Sensei began nearly every kyudo talk with “Kyudo is not about having a good form. Of course, a good form can be pleasing, but kyudo is not form only. A good style doesn’t necessarily mean good kyudo practice.”
This practice often seems to appeal to perfectionists, myself included. There is so much to learn, to unpack within the form, that it is easy to be lost in outer details or to think of refining the form as a goal. Or worse, to surmise that when you have grown reasonably proficient with the form you’ve significantly advanced in your practice. It’s a huge trap–one that could detour any of us for years.
On October 21st last year, in honor of the date of Sensei’s passing, Ian and I went to Shambhala Mountain Center and said hello with some fruit and flowers and a few simple rounds at the azuchi there. During our final round of shooting, I dropped my yumi (bow) on the release. It happens. Sometimes, especially with beginners, Sensei would be happy about it and say that it’s a good sign of a loose grip, that you were not holding the yumi too tightly. As one continued on with the practice, his reaction could change. He definitely admonished me for dropping the yumi on several occasions, saying I should know better by now. In any case, when the yumi flies from your fingers and clatters to the ground the moment the arrow releases, it can be a bit shocking—a visceral experience of everything falling apart. After having that happen at SMC, I returned home and found this teaching from Sensei among my journal notes, an excerpt from a talk he gave:
“What is the difference between target shooting and uncovering one’s dignity during practice? With target shooting, we are trying to get better, more and more perfect. This is like using a rear view mirror to put on makeup. Instead, a rearview mirror should be used to notice what is behind us, not how we look. When we are shooting for uncovering our dignity, it is like taking a spoon and going deeper and deeper, stirring so that things come up to the surface. Sometimes when you stir, lots of messy bubbles come up. They can go into your nose and choke you a bit. This is good. This is part of the process of uncovering one’s natural dignity.”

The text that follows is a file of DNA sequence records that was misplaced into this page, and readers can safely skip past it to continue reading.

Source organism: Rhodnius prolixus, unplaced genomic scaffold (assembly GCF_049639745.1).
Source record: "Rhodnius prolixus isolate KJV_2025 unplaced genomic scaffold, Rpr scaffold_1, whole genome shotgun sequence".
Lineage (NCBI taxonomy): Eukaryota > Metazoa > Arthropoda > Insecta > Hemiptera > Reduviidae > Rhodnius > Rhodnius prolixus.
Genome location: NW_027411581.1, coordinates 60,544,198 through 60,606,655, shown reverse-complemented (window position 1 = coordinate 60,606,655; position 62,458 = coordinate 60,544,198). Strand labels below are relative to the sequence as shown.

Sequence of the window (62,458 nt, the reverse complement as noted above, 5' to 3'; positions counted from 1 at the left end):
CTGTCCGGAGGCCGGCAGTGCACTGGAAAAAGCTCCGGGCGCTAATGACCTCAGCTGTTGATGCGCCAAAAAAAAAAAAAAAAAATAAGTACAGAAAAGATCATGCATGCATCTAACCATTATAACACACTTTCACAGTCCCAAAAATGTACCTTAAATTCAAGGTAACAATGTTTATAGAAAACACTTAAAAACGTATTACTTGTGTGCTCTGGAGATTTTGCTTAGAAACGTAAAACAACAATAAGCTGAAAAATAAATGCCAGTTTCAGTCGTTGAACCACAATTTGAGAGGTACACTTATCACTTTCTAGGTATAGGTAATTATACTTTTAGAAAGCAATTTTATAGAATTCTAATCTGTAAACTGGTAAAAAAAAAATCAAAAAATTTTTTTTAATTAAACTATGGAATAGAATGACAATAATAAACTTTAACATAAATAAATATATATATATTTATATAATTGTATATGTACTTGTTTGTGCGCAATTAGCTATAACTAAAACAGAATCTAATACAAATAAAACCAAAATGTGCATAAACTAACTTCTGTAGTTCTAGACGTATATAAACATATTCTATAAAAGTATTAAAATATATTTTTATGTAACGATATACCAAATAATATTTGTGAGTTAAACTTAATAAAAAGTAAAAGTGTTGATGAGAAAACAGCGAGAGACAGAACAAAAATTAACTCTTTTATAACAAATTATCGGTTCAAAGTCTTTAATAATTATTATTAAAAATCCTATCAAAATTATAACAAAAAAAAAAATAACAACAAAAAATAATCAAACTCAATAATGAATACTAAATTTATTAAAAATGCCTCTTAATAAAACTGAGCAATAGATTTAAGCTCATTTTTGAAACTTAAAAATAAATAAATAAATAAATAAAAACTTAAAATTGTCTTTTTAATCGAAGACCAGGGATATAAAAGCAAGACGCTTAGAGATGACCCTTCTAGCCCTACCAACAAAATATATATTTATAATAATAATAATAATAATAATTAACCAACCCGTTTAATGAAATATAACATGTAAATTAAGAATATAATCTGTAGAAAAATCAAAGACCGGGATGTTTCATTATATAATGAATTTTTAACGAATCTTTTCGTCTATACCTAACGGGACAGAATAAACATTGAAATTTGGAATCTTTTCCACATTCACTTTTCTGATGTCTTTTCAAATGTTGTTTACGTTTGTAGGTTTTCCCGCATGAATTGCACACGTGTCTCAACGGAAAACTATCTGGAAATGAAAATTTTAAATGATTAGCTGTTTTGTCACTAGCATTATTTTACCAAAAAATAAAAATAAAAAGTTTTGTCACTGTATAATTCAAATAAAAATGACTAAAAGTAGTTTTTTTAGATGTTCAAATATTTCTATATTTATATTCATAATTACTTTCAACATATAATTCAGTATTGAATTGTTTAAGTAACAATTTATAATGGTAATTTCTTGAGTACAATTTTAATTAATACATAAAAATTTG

Reading this brought to mind one of our last practice sessions together, less than a month before he died. On that day, in particular, I was not doing well. In retrospect, I can see more clearly that all the ground was dissolving out from under me. In a literal expression of that, I had developed vertigo, which had started a few months earlier. I would fall down from looking up while trying to pin clothes on the line, or worse, trying to help Sensei up from the floor. I still had no sense then that he was so near to dying, but it was clear that he was increasingly frail, and I was increasingly exhausted. Although my general habit under pressure was (is) to push through with a kind of taut perseverance and perfectionism, it was all becoming rather impossible to accomplish. And it had been an emotional morning in which I’d been suddenly caught in an altercation with another person with no real understanding of why or how to steer out of it. As I stood up to shoot, the whole form was a mess from the start.
But there was another quality to that time as well. Always, with Sensei, there was a profound quality of presence around him. In those last few months, that’s almost all there was, but it was deep and strong. Somehow, this time, when I stood up to shoot and immediately sensed that the form was going to fall out from underneath me, I didn’t try to stop it. I didn’t tighten up or create a flimsy cover. I didn’t pull it together, in my usual way. I just let the hurt be there: my inability to stand straight, to shoot straight, everything wavery, messy, coming apart. It was a terrible two shots by any outer measure. The ya bounced off the target to land behind me. The yumi fell from my hand. I stumbled getting up and down. It seemed absurd given my years of practice under his guidance. But there it was. Those bubbles were choking me and I didn’t try, even a little, to cover it up.
We looked at each other. And he smiled. “Was it okay?” I asked, sensing his answer before it came. “Good,” he said. And we left it at that. I’m not sure writing this can communicate the profundity of that moment. It wasn’t a new lesson. It was an old one, but it came through with crystal clarity: kyudo practice, more than anything, is about clearing deception. It really isn’t about having a good form at all. It is about having a perfect mirror and not arguing or tampering with the reflection—just taking it in thoroughly, deeply, with no excuse, no bandaid, no makeup. It’s opening your heart to the whole messy stew and not fighting when the bubbles choke you.